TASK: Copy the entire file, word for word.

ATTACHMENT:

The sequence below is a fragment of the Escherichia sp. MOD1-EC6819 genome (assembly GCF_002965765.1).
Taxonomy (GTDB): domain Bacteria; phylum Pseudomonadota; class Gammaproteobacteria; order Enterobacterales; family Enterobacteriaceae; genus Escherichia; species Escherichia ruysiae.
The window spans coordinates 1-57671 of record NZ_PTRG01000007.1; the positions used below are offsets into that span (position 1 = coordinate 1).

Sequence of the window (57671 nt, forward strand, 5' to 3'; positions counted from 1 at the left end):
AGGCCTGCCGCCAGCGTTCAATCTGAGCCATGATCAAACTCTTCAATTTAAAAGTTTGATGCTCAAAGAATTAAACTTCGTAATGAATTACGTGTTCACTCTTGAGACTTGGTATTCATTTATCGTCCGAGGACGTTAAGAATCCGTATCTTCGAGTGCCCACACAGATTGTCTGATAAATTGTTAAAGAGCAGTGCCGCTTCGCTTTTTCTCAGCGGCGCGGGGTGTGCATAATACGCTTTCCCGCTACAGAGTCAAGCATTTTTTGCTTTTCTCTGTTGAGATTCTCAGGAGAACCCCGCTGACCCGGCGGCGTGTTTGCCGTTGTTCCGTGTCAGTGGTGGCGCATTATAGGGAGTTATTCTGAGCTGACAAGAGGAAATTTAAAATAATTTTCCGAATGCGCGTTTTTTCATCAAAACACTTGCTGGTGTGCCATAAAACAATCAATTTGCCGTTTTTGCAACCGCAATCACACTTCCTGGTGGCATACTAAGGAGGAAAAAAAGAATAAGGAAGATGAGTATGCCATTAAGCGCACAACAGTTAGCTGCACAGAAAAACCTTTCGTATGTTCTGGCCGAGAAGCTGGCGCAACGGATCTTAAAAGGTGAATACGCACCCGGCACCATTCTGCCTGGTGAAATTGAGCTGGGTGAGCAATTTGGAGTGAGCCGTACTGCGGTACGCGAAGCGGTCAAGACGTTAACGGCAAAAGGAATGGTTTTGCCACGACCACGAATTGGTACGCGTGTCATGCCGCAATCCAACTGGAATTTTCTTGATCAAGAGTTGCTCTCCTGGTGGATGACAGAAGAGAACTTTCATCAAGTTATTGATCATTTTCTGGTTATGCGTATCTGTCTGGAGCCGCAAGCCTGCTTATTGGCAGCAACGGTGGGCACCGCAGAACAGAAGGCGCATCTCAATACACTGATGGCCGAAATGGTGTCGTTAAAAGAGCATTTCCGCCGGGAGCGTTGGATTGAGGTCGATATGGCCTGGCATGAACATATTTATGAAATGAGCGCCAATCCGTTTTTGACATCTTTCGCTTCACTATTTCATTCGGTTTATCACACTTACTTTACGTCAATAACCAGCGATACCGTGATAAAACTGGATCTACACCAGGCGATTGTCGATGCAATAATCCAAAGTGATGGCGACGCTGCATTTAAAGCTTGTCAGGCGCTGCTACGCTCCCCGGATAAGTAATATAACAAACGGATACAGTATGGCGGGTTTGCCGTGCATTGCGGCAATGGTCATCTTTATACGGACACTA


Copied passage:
The sequence below is a fragment of the Escherichia sp. MOD1-EC6819 genome (assembly GCF_002965765.1).
Taxonomy (GTDB): domain Bacteria; phylum Pseudomonadota; class Gammaproteobacteria; order Enterobacterales; family Enterobacteriaceae; genus Escherichia; species Escherichia ruysiae.
The window spans coordinates 1-57671 of record NZ_PTRG01000007.1; the positions used below are offsets into that span (position 1 = coordinate 1).

Sequence of the window (57671 nt, forward strand, 5' to 3'; positions counted from 1 at the left end):
AGGCCTGCCGCCAGCGTTCAATCTGAGCCATGATCAAACTCTTCAATTTAAAAGTTTGATGCTCAAAGAATTAAACTTCGTAATGAATTACGTGTTCACTCTTGAGACTTGGTATTCATTTATCGTCCGAGGACGTTAAGAATCCGTATCTTCGAGTGCCCACACAGATTGTCTGATAAATTGTTAAAGAGCAGTGCCGCTTCGCTTTTTCTCAGCGGCGCGGGGTGTGCATAATACGCTTTCCCGCTACAGAGTCAAGCATTTTTTGCTTTTCTCTGTTGAGATTCTCAGGAGAACCCCGCTGACCCGGCGGCGTGTTTGCCGTTGTTCCGTGTCAGTGGTGGCGCATTATAGGGAGTTATTCTGAGCTGACAAGAGGAAATTTAAAATAATTTTCCGAATGCGCGTTTTTTCATCAAAACACTTGCTGGTGTGCCATAAAACAATCAATTTGCCGTTTTTGCAACCGCAATCACACTTCCTGGTGGCATACTAAGGAGGAAAAAAAGAATAAGGAAGATGAGTATGCCATTAAGCGCACAACAGTTAGCTGCACAGAAAAACCTTTCGTATGTTCTGGCCGAGAAGCTGGCGCAACGGATCTTAAAAGGTGAATACGCACCCGGCACCATTCTGCCTGGTGAAATTGAGCTGGGTGAGCAATTTGGAGTGAGCCGTACTGCGGTACGCGAAGCGGTCAAGACGTTAACGGCAAAAGGAATGGTTTTGCCACGACCACGAATTGGTACGCGTGTCATGCCGCAATCCAACTGGAATTTTCTTGATCAAGAGTTGCTCTCCTGGTGGATGACAGAAGAGAACTTTCATCAAGTTATTGATCATTTTCTGGTTATGCGTATCTGTCTGGAGCCGCAAGCCTGCTTATTGGCAGCAACGGTGGGCACCGCAGAACAGAAGGCGCATCTCAATACACTGATGGCCGAAATGGTGTCGTTAAAAGAGCATTTCCGCCGGGAGCGTTGGATTGAGGTCGATATGGCCTGGCATGAACATATTTATGAAATGAGCGCCAATCCGTTTTTGACATCTTTCGCTTCACTATTTCATTCGGTTTATCACACTTACTTTACGTCAATAACCAGCGATACCGTGATAAAACTGGATCTACACCAGGCGATTGTCGATGCAATAATCCAAAGTGATGGCGACGCTGCATTTAAAGCTTGTCAGGCGCTGCTACGCTCCCCGGATAAGTAATATAACAAACGGATACAGTATGGCGGGTTTGCCGTGCATTGCGGCAATGGTCATCTTTATACGGACACTA